Let me start by saying I have used this text as required reading for several classes in Theories of Learning. I feel it is an excellent presentation of the basic concepts and groundwork needed to understand more complex theories and/or higher forms of learning. The physiological tie-ins are not central to the book, and if skipped it would not be detrimental to a complete understanding of the learning theory. My understanding is that this is the reason they are presented in boxed sidebars and not incorporated into the body of the text.
Admittedly the reading can be dense, and difficult to get through, but I feel this is because the subject matter is dense and complicated. One thing I have found with basic learning theory is that it is much like formal logic, with a cursory examination, many people feel it is straightforward and simple. But once one begins to deal with the `meat' of the subject, and attempts to understand the implications, exceptions, strengths and weaknesses of the topic, then the feeling of simplicity quickly disappears. It is at this point that one will find people either love the topic and want to know more, or they are put off and either blame their dislike for the topic on the presentation or the material itself. In case it is not obvious, I am one of the former types, and continue to enjoy the broader implications of learning theory, the rigor of the arguments involved and the breadth of explanatory power I see in this filed.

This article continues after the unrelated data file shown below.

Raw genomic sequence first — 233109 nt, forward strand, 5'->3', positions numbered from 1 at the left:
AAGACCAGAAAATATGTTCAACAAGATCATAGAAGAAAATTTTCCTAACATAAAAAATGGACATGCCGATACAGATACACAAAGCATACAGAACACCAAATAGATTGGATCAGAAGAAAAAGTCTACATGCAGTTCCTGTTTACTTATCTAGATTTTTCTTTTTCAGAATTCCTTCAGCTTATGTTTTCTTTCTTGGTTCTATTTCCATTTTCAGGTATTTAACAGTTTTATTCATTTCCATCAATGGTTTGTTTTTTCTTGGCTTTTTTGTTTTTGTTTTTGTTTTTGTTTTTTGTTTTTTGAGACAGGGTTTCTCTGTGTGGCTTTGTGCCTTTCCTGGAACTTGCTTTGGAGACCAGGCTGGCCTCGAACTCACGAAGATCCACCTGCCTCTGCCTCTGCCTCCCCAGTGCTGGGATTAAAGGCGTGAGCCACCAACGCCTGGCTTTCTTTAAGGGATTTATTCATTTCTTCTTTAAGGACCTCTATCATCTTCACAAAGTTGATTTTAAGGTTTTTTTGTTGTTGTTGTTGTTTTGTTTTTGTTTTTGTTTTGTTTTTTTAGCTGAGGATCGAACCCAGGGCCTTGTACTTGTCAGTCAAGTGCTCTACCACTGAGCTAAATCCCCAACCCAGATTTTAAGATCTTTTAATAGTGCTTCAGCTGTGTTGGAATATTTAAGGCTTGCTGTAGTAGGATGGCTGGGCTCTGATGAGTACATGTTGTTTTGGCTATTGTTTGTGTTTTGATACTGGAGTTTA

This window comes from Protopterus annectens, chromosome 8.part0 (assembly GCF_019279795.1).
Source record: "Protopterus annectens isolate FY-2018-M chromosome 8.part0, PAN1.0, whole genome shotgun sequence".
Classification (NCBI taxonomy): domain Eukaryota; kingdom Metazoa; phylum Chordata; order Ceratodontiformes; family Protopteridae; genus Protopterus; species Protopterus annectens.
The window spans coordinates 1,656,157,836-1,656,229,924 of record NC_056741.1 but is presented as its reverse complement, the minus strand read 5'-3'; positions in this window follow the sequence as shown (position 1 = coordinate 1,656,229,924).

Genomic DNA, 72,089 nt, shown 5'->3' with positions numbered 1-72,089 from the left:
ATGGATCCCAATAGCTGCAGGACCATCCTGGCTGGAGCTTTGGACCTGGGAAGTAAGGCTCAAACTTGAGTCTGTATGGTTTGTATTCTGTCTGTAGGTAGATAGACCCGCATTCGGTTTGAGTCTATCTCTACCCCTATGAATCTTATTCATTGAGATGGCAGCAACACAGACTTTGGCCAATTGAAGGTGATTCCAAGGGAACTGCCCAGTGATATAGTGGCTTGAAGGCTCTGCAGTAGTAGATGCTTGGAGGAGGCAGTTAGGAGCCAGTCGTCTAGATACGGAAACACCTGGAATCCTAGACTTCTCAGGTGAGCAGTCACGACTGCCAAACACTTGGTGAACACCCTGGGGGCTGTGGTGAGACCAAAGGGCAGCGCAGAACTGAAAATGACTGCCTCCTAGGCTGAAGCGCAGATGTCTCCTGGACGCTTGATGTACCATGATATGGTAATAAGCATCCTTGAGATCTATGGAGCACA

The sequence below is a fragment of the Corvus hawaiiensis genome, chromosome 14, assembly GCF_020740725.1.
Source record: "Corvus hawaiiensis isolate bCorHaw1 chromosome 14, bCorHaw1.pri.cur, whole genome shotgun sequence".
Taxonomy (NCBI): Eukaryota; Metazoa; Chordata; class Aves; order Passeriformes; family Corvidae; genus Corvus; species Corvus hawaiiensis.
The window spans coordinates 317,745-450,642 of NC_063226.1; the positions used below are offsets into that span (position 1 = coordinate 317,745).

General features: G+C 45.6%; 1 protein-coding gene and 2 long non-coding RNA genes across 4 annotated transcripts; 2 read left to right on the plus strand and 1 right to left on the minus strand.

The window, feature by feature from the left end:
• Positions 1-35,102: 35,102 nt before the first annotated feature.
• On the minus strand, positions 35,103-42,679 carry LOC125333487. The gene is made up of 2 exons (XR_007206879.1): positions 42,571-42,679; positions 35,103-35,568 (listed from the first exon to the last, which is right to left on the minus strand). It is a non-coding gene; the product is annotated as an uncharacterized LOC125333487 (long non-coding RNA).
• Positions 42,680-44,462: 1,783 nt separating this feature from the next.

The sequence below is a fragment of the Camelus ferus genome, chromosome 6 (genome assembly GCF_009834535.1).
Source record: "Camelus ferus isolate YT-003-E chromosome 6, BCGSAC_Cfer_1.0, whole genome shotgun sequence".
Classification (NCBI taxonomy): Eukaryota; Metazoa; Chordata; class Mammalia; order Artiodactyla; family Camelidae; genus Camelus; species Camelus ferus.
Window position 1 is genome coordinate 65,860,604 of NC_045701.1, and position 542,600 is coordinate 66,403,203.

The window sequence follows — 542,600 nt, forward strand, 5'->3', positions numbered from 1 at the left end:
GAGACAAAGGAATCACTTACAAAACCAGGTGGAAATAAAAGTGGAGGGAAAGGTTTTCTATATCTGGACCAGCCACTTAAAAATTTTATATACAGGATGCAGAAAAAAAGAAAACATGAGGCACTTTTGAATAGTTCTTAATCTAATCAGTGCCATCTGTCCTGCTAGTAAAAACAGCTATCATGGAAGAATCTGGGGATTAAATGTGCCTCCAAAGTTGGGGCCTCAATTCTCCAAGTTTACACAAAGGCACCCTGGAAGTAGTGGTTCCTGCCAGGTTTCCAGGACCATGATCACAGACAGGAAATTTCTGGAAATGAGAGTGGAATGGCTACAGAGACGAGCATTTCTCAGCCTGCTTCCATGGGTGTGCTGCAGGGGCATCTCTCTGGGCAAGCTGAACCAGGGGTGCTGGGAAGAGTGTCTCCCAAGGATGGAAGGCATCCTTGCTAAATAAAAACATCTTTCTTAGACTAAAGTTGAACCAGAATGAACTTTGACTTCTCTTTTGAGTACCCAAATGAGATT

This leads me to one final point. I feel the author does an excellent job of relating the basic principals he discusses to real life examples. In particular the chapter on language provides an excellent source for class discussion, informed debate and application of the theoretical mechanisms presented in the first half of the book.